could not be used as real “collateral”. The Federal Reserve has but one real
    policy tool – interest rates. But rates are not the only variable in the hiring
    and investment (real, not financial) equations. Relying on interest rate
    adjustments is akin to pushing on a string. The SBA and the Treasury can
    keep creating lending facilities of various types but that is not the problem
    and so far they have had little impact. Community banks are happy to
    engage in real banking and will make loans once businesses find a good
    reason to borrow.

    On the job side, it is going to take a rebound in consumer spending,
    particularly in the service sector to make a significant dent in the number
    of unemployed. The manufacturing sector is doing very well, but it does
    not create many jobs. Consumers continue to “de-leverage” so spending
    will recover slowly as they regain their financial footing. Unfortunately,
    the increase in energy costs will not help. Progress will be slow.
    William F. Buckley describes a conservative as, "someone who stands athwart history, yelling Stop." - and then proceeds to drag civilization back to times best left in history's dungheap.

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    I don't give a rats ass what ()Boehner() ever says. Sorry but when a nobody congressman wonders around on the congressional floor handing out "campaign donation" checks to congressmen when congress is voting (at that very moment) on a bill that effects the writer of said checks, he no longer has my ear on anything.

    I see thats how or government works now though. Said nobody congressman is now speaker of the house. I thought he should have been sent to a nice prison cell but thats just me.



    I cannot be blamed for what I say. So don't listen to what I write because I am clearly

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    I have to find the link but it's basically a scale of corruption and governments and the US does not score very high. not for a country with "free markets"...

    the US economy is one of the most managed economy's in the OECD now and because of this small business can no longer compete with large firms. then on top of that add in stagnant wages for the majority of the US workforce and the effects of cumulative inflation of the USD over time.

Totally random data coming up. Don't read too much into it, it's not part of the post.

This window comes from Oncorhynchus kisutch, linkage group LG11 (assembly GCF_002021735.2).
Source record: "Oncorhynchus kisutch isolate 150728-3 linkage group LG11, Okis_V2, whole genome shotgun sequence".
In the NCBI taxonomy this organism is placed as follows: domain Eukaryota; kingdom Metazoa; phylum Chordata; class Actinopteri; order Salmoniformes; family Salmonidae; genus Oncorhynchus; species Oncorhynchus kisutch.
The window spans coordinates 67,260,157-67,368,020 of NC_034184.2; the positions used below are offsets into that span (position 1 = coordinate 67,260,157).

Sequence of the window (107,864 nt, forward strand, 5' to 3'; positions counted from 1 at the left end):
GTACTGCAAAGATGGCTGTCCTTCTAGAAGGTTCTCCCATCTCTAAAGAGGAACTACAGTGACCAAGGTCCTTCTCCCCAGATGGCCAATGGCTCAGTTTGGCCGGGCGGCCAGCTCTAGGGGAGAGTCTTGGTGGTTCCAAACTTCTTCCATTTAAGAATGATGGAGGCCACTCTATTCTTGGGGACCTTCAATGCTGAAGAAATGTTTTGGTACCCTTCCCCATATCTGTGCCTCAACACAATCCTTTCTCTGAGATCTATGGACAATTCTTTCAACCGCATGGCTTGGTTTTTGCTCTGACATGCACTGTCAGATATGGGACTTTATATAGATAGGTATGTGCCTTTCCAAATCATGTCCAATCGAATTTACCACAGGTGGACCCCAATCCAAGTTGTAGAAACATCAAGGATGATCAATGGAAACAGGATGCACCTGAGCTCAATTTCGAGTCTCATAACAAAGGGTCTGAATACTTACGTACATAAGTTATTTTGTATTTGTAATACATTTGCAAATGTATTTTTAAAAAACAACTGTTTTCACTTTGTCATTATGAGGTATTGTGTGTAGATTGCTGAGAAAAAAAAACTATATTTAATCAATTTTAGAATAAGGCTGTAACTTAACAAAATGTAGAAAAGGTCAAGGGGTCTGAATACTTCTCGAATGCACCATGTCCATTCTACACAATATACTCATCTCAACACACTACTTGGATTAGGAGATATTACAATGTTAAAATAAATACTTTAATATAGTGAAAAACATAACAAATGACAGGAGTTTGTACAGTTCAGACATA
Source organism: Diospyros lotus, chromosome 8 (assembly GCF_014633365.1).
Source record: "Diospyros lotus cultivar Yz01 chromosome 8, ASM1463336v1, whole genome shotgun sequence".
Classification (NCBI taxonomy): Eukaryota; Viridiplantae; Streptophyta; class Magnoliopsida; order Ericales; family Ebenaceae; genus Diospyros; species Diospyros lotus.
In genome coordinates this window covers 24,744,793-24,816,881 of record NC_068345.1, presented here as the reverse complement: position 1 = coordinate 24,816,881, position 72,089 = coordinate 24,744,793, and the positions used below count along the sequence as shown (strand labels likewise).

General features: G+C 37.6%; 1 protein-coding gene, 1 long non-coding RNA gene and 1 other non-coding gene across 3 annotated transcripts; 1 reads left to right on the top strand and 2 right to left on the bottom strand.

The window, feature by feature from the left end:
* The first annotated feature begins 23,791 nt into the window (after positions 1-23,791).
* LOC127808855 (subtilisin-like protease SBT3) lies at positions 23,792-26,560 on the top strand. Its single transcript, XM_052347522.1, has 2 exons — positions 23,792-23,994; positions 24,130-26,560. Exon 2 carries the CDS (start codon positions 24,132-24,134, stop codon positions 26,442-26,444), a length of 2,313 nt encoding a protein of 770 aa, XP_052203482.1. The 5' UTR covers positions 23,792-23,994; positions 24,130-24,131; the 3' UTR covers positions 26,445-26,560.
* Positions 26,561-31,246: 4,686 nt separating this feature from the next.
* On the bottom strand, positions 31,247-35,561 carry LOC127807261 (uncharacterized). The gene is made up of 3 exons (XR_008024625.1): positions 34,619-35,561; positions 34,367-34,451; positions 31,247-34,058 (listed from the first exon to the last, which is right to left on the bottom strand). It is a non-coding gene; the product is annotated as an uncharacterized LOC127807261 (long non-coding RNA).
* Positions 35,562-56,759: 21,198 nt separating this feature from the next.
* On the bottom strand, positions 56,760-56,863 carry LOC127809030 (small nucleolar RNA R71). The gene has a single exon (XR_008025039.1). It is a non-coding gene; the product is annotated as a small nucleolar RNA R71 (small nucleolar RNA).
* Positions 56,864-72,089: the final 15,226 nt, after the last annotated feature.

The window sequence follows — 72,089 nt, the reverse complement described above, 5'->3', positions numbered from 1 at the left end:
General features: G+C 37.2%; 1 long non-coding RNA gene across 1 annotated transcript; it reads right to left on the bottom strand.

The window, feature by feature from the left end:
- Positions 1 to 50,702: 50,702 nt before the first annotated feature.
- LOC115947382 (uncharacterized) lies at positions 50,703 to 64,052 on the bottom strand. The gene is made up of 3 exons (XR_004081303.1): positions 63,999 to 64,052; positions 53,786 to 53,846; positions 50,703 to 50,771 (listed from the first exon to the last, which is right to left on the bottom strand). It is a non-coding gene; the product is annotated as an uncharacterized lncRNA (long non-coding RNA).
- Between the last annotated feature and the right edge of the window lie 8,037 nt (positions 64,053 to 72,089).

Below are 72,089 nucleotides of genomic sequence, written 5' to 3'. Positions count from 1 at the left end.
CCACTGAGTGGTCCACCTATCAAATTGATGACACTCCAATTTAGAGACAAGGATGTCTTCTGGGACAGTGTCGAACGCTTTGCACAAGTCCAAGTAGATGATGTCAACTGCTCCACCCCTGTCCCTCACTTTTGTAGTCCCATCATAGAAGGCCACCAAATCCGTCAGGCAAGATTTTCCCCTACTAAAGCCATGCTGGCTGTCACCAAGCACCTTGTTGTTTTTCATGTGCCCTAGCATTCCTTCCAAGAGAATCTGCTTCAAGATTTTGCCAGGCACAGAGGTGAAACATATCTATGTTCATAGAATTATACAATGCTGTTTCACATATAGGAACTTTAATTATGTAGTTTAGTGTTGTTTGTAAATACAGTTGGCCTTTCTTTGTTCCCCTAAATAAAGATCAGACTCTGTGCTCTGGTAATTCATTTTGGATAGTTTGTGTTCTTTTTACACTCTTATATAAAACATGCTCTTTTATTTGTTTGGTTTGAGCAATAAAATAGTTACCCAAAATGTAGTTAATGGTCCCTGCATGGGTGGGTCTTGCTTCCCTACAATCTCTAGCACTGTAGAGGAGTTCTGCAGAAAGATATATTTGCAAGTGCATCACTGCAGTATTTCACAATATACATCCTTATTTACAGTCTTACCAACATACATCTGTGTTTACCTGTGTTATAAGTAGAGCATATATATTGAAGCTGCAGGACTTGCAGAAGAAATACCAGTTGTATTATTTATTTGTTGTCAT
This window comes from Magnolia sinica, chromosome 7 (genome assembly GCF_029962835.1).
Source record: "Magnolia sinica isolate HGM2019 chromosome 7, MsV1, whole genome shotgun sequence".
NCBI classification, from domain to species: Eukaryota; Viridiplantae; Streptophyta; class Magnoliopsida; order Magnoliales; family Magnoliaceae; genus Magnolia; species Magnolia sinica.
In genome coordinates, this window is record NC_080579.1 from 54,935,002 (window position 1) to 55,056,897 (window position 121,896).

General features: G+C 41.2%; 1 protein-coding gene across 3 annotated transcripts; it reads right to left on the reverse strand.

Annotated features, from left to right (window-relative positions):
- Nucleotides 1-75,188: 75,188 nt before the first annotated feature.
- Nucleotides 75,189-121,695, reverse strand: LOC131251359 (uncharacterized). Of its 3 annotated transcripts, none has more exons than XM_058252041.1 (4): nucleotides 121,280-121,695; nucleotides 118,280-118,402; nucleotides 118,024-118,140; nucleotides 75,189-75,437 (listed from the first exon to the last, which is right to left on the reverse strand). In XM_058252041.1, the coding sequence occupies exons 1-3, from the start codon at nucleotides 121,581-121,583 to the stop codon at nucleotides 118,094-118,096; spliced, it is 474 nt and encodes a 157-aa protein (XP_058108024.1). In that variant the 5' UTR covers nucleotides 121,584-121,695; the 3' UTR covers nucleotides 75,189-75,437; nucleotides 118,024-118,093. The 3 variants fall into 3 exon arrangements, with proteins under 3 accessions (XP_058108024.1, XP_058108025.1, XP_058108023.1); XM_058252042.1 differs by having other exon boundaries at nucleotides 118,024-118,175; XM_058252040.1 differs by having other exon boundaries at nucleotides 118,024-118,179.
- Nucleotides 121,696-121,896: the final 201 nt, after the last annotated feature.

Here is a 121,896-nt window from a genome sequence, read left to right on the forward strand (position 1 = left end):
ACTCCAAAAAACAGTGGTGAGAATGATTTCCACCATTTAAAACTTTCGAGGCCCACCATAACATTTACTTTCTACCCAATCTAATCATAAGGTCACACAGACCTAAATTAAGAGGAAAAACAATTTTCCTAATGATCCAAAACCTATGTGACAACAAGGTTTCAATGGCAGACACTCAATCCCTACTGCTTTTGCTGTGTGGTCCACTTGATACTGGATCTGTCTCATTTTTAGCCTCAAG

William F. Buckley describes a conservative as, "someone who stands athwart history, yelling Stop." - and then proceeds to drag civilization back to times best left in history's dungheap.

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    I saw the job listings for Lake Mary a couple years ago. I wasn't interested in moving down there, certainly not for 60% of what these people were getting.


    http://www.nytimes.com/2012/07/02/bu...osts.html?_r=2

    Financial Giants Are Moving Jobs Off Wall Street

    By NELSON D. SCHWARTZ

    New York?s biggest investment houses are shifting jobs out of the area and expanding in cheaper locales in the United States, threatening the vast middle tier of positions that form the backbone of employment on Wall Street.
    The shift comes even as banks consider deeper staff cuts here, which could undermine the state and city tax base long term.

    ?Places like New York or London will remain financial centers, but most of the players are taking a much harder look and asking whether they can move large numbers of jobs,? said James Malick, a partner at the Boston Consulting Group who advises banks on relocation. In addition to higher taxes in the New York region, employers face real estate and labor costs significantly above the national average.

    Consultants say they have seen a sharp pickup in this trend, known as near-shoring, as opposed to offshoring overseas. Goldman Sachs, during a presentation to investors in late May, even boasted of the cost savings that relocating jobs can bring.
    ?Some functions need to stay in the United States, but they don?t need to be in New York City or near the client,? Mr. Malick said. And with most investment giants facing anemic revenue and more stringent regulation that cuts into trading revenues, relocation is more tempting than it was before the financial crisis.